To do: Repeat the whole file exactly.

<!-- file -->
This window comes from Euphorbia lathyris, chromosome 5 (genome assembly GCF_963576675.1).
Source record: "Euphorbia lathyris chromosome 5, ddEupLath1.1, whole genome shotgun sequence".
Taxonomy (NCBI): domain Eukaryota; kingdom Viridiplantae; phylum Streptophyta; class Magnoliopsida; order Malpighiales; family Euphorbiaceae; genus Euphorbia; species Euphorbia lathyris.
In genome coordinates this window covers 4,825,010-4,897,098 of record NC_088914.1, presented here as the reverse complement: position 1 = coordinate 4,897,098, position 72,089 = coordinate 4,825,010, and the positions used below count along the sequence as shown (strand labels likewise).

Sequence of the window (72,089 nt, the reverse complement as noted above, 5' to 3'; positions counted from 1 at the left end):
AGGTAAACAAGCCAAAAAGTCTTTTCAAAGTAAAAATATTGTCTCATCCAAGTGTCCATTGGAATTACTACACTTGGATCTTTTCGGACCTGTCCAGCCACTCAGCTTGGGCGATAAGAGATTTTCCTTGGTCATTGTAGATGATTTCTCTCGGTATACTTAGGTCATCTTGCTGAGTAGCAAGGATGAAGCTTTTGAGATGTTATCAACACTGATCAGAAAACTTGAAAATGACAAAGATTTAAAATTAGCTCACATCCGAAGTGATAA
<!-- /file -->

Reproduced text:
This window comes from Euphorbia lathyris, chromosome 5 (genome assembly GCF_963576675.1).
Source record: "Euphorbia lathyris chromosome 5, ddEupLath1.1, whole genome shotgun sequence".
Taxonomy (NCBI): domain Eukaryota; kingdom Viridiplantae; phylum Streptophyta; class Magnoliopsida; order Malpighiales; family Euphorbiaceae; genus Euphorbia; species Euphorbia lathyris.
In genome coordinates this window covers 4,825,010-4,897,098 of record NC_088914.1, presented here as the reverse complement: position 1 = coordinate 4,897,098, position 72,089 = coordinate 4,825,010, and the positions used below count along the sequence as shown (strand labels likewise).

Sequence of the window (72,089 nt, the reverse complement as noted above, 5' to 3'; positions counted from 1 at the left end):
AGGTAAACAAGCCAAAAAGTCTTTTCAAAGTAAAAATATTGTCTCATCCAAGTGTCCATTGGAATTACTACACTTGGATCTTTTCGGACCTGTCCAGCCACTCAGCTTGGGCGATAAGAGATTTTCCTTGGTCATTGTAGATGATTTCTCTCGGTATACTTAGGTCATCTTGCTGAGTAGCAAGGATGAAGCTTTTGAGATGTTATCAACACTGATCAGAAAACTTGAAAATGACAAAGATTTAAAATTAGCTCACATCCGAAGTGATAA